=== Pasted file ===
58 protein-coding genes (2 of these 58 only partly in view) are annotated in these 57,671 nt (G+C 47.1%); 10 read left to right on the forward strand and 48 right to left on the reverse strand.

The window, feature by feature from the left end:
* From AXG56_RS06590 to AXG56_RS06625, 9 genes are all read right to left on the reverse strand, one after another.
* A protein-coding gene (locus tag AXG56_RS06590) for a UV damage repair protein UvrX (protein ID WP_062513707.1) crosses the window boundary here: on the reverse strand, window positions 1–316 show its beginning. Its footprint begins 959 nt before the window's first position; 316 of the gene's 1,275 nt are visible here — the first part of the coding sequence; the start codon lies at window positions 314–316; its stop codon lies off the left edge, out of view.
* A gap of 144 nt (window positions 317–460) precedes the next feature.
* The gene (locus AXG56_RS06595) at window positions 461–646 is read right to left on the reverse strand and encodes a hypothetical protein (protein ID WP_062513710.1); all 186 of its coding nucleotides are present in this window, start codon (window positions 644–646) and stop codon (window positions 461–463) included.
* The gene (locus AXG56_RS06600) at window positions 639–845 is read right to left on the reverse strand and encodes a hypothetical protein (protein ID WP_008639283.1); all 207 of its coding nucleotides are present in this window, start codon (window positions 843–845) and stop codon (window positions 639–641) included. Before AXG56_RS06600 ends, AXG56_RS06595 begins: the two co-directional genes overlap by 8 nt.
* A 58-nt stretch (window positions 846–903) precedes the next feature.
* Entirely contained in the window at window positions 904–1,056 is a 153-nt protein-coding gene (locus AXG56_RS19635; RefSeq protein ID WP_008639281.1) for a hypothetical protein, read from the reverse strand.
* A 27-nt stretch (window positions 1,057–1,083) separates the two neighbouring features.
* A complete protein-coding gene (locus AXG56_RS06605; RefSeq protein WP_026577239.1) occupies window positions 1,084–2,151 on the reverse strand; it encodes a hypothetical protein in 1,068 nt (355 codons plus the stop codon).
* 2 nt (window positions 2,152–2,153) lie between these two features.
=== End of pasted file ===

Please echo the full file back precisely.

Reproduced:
58 protein-coding genes (2 of these 58 only partly in view) are annotated in these 57,671 nt (G+C 47.1%); 10 read left to right on the forward strand and 48 right to left on the reverse strand.

The window, feature by feature from the left end:
* From AXG56_RS06590 to AXG56_RS06625, 9 genes are all read right to left on the reverse strand, one after another.
* A protein-coding gene (locus tag AXG56_RS06590) for a UV damage repair protein UvrX (protein ID WP_062513707.1) crosses the window boundary here: on the reverse strand, window positions 1–316 show its beginning. Its footprint begins 959 nt before the window's first position; 316 of the gene's 1,275 nt are visible here — the first part of the coding sequence; the start codon lies at window positions 314–316; its stop codon lies off the left edge, out of view.
* A gap of 144 nt (window positions 317–460) precedes the next feature.
* The gene (locus AXG56_RS06595) at window positions 461–646 is read right to left on the reverse strand and encodes a hypothetical protein (protein ID WP_062513710.1); all 186 of its coding nucleotides are present in this window, start codon (window positions 644–646) and stop codon (window positions 461–463) included.
* The gene (locus AXG56_RS06600) at window positions 639–845 is read right to left on the reverse strand and encodes a hypothetical protein (protein ID WP_008639283.1); all 207 of its coding nucleotides are present in this window, start codon (window positions 843–845) and stop codon (window positions 639–641) included. Before AXG56_RS06600 ends, AXG56_RS06595 begins: the two co-directional genes overlap by 8 nt.
* A 58-nt stretch (window positions 846–903) precedes the next feature.
* Entirely contained in the window at window positions 904–1,056 is a 153-nt protein-coding gene (locus AXG56_RS19635; RefSeq protein ID WP_008639281.1) for a hypothetical protein, read from the reverse strand.
* A 27-nt stretch (window positions 1,057–1,083) separates the two neighbouring features.
* A complete protein-coding gene (locus AXG56_RS06605; RefSeq protein WP_026577239.1) occupies window positions 1,084–2,151 on the reverse strand; it encodes a hypothetical protein in 1,068 nt (355 codons plus the stop codon).
* 2 nt (window positions 2,152–2,153) lie between these two features.